A hangman known to have executed at least 400 men and women was asked to tell the government how he did his job almost 15 years before capital punishment was abolished in 1964.
Albert Pierrepoint was a long-serving hangman in England and became the Chief Executioner in 1941. Born in Yorkshire in 1905, Pierrepoint was acknowledged by the Home Office as the most efficient executioner in British History in 1956, after his retirement from service.
In 1950, the Home Secretary asked him to describe his technique to the Royal Commission on Capital Punishment, which was set up to study whether executions in the UK should be "limited or modified".
His response, published by the National Archives, read: "We have to report at the prison before 4 o'clock in the afternoon the previous day. On arriving at the prison we are shown to our rooms. Shortly afterwards we are shown the execution chamber and we prepare.
"We have a dummy execution, a rehearsal, on that afternoon when we arrive. Then in the evening, say about 5 o'clock or 6 o'clock, we see the prisoner, probably at exercise or in his cell. Then we ask for his age, height and weight and in the evening we make out his drop.
"Every person has a different drop. That is all for the first day. Then in the morning at 7 o'clock you go to the execution chamber again and get all ready, make the final arrangements for the job itself. Then we finish there about half an hour before the execution is going to take place, and that is all there is to it."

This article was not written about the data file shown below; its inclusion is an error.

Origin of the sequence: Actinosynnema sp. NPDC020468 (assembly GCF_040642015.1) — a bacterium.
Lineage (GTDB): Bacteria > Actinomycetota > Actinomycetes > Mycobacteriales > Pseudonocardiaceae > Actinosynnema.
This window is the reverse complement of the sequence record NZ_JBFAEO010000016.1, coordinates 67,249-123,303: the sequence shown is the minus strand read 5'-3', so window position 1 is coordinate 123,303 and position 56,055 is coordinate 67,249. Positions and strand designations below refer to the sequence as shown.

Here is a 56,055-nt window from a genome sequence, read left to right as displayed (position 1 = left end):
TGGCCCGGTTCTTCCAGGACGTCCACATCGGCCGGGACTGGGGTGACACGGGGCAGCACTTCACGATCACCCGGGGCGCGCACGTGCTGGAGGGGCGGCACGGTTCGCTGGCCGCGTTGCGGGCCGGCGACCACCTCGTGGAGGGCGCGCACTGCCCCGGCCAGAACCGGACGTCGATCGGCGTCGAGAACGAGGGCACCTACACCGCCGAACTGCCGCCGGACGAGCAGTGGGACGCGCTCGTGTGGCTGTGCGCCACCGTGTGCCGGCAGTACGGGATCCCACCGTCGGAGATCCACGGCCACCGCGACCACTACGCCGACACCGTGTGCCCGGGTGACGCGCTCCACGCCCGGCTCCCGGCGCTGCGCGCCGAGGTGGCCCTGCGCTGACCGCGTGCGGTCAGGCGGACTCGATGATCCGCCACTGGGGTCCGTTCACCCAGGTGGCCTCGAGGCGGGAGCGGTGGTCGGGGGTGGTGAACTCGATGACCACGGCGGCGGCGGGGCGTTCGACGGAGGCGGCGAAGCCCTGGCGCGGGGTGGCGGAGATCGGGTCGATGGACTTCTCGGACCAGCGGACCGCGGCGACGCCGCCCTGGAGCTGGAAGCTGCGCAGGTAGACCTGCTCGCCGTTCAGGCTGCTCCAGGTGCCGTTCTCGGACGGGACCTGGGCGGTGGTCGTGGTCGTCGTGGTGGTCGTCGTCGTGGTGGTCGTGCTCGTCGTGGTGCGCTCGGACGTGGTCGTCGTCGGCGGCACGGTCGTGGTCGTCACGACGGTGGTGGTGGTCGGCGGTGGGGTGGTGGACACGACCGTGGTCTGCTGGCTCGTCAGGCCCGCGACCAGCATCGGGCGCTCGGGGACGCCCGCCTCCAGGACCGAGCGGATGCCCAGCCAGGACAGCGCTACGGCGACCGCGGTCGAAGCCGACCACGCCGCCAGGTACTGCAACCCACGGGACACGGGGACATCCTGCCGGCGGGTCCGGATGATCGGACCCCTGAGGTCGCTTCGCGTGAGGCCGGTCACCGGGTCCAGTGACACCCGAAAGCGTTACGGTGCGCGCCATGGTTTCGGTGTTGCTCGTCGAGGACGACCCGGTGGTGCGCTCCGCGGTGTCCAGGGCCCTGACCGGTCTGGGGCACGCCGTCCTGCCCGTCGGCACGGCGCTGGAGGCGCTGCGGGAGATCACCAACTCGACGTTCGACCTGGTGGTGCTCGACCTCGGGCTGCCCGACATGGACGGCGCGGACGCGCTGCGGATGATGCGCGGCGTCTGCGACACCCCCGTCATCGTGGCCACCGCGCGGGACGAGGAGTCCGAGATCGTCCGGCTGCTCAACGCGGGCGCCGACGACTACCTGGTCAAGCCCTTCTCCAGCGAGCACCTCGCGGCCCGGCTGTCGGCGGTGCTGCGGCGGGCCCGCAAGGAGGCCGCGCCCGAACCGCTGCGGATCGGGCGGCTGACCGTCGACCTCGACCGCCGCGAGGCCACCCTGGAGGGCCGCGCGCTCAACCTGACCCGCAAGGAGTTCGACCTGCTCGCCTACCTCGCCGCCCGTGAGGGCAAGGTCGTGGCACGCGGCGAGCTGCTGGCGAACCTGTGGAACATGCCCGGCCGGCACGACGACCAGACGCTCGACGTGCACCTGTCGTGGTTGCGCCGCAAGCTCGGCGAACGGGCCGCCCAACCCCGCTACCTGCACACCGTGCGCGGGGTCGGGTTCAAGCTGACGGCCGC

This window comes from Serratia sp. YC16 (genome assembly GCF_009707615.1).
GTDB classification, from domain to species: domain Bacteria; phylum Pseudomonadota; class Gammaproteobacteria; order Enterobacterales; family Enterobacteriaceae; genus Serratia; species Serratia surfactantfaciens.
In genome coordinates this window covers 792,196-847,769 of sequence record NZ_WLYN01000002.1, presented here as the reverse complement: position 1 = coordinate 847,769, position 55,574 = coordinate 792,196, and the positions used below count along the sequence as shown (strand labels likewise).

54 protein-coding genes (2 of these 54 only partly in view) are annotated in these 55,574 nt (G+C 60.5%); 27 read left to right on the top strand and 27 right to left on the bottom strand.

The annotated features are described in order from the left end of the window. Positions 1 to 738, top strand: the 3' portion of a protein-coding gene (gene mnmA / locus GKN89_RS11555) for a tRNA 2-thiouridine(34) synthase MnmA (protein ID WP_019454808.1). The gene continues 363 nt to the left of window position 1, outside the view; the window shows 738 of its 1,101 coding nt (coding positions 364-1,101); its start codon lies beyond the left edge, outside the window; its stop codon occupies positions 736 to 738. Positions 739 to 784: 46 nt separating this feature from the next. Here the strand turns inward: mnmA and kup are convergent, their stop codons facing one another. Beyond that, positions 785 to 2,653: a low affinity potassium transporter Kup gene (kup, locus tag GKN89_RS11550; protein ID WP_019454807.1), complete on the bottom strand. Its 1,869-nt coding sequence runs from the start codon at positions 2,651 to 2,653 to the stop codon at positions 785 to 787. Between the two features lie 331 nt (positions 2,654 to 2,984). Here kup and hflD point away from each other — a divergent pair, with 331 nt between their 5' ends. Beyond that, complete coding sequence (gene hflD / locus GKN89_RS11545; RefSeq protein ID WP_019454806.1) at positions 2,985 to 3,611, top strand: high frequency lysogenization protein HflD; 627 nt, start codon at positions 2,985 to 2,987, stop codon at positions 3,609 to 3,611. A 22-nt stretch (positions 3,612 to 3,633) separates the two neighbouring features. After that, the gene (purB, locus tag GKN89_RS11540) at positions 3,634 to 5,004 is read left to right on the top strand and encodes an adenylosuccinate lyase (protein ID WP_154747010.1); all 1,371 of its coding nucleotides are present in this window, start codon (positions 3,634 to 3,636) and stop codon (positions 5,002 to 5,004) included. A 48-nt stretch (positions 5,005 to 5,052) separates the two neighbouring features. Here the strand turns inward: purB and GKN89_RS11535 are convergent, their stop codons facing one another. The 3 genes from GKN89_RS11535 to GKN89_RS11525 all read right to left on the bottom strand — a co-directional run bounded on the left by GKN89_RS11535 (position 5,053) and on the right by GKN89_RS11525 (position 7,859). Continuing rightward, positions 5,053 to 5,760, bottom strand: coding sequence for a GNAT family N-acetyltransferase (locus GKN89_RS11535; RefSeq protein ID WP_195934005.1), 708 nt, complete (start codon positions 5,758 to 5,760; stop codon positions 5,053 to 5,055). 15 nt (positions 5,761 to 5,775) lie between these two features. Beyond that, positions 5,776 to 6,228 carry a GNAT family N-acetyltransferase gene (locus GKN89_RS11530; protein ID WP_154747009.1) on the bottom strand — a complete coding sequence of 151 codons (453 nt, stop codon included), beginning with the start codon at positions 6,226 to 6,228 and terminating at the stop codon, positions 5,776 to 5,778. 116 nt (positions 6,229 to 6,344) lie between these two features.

Pierrepoint was then asked if he sees the prisoner, without the prisoner knowing he is there: "Definitely. We see him through a spy-hole, or we look through the window when he has his exercise."
Explaining why he asks about the prisoners' age, he added: "We have to have his age. If you get a person of say, 24 years of age, he weighs 9 stone; you might get a man of 65 years of age and weighs 9 stone, but the man of 65 has feeble muscles and the young fellow of 24 might have a strong, powerful muscular body; and we have to allow for that, so as to have it perfect and instantaneous ... More inches [are needed] on the drop for a stronger man."
In the hours before an execution, prisoners would be accompanied by guards. Hangings normally took place in the morning, at 8 or 9am. They would enter the execution room, where their arms would be strapped behind the back. A hood would normally be placed over their heads.
They would then be led to the gallows, where the noose would be placed around their neck. The calculated drop meant prisoners would be dead within seconds – the fall breaking their neck.
Pierrepoint resigned as hangman in 1956, eight years before Gwynne Evans and Peter Allen would become the last men to be executed in Britain. Following his departure from HM Prison Service, he wrote his memoirs, Executioner Pierrepoint: An Autobiography, in which he famously said he was against capital punishment.
"I have come to the conclusion that executions solve nothing, and are only an antiquated relic of a primitive desire for revenge which takes the easy way and hands over the responsibility for revenge to other people ...The trouble with the death penalty has always been that nobody wanted it for everybody, but everybody differed about who should get off."